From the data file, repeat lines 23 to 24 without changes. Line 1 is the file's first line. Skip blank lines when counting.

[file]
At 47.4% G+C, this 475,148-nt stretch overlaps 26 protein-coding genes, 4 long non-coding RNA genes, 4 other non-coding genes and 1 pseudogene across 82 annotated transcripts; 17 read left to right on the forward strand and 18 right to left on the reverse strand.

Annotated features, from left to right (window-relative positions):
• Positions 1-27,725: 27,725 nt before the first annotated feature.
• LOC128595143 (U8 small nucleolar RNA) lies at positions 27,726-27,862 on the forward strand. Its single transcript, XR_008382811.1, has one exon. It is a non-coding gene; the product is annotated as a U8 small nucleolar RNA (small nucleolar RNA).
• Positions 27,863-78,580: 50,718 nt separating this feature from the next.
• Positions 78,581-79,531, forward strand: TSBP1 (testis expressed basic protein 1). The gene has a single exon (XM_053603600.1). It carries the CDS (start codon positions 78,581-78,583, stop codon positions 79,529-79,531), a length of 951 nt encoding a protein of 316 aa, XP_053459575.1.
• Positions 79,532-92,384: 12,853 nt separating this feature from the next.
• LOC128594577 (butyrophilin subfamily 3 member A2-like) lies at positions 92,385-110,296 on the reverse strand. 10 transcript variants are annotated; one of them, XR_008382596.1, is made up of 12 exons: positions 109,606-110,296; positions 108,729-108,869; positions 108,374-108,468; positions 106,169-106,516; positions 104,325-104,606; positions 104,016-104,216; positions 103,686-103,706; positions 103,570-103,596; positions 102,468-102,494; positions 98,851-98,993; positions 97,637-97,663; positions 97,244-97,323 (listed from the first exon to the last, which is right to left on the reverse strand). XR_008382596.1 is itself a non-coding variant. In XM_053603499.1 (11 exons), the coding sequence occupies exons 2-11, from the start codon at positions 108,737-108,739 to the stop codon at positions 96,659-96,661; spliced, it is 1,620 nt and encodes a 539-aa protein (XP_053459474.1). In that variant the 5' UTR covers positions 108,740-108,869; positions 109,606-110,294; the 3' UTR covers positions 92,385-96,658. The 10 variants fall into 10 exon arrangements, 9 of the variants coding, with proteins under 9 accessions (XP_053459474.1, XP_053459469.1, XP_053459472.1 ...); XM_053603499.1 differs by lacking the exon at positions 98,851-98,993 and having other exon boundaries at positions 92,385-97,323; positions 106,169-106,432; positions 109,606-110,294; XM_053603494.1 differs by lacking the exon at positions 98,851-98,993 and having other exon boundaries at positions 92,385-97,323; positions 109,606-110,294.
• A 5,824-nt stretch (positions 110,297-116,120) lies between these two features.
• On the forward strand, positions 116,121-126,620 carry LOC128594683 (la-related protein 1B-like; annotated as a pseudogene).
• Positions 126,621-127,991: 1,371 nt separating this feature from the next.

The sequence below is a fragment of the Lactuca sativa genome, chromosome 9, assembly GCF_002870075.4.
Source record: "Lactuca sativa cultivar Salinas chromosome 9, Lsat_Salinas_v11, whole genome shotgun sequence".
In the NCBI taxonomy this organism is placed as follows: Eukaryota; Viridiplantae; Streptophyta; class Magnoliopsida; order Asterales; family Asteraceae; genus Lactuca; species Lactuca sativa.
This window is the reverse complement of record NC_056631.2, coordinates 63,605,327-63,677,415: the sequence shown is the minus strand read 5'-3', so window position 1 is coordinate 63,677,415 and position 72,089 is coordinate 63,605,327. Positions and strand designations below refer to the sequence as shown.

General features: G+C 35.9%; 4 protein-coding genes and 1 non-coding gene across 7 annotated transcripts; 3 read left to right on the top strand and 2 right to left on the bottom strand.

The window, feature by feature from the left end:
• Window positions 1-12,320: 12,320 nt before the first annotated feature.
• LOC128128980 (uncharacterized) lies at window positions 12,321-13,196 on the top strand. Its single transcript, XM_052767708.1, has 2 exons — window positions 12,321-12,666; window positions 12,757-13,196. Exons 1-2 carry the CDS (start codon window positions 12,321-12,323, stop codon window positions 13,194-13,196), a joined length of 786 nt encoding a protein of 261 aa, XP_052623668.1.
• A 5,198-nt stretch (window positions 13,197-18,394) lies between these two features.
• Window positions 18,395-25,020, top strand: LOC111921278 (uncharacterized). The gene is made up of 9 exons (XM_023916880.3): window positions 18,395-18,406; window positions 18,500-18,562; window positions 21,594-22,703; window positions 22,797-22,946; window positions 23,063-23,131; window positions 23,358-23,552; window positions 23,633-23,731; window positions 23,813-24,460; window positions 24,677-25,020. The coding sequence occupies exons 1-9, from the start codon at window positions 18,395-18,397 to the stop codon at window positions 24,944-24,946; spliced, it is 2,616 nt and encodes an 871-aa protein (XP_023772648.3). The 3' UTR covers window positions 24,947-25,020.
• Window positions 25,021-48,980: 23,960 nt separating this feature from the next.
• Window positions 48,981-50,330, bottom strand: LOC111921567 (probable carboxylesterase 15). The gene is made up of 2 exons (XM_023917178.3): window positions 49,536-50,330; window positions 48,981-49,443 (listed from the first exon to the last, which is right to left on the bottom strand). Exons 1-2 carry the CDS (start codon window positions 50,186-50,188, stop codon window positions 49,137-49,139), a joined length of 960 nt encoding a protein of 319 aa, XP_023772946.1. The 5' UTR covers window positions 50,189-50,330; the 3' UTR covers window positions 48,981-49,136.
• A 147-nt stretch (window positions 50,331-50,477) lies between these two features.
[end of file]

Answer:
• Window positions 48,981-50,330, bottom strand: LOC111921567 (probable carboxylesterase 15). The gene is made up of 2 exons (XM_023917178.3): window positions 49,536-50,330; window positions 48,981-49,443 (listed from the first exon to the last, which is right to left on the bottom strand). Exons 1-2 carry the CDS (start codon window positions 50,186-50,188, stop codon window positions 49,137-49,139), a joined length of 960 nt encoding a protein of 319 aa, XP_023772946.1. The 5' UTR covers window positions 50,189-50,330; the 3' UTR covers window positions 48,981-49,136.
• A 147-nt stretch (window positions 50,331-50,477) lies between these two features.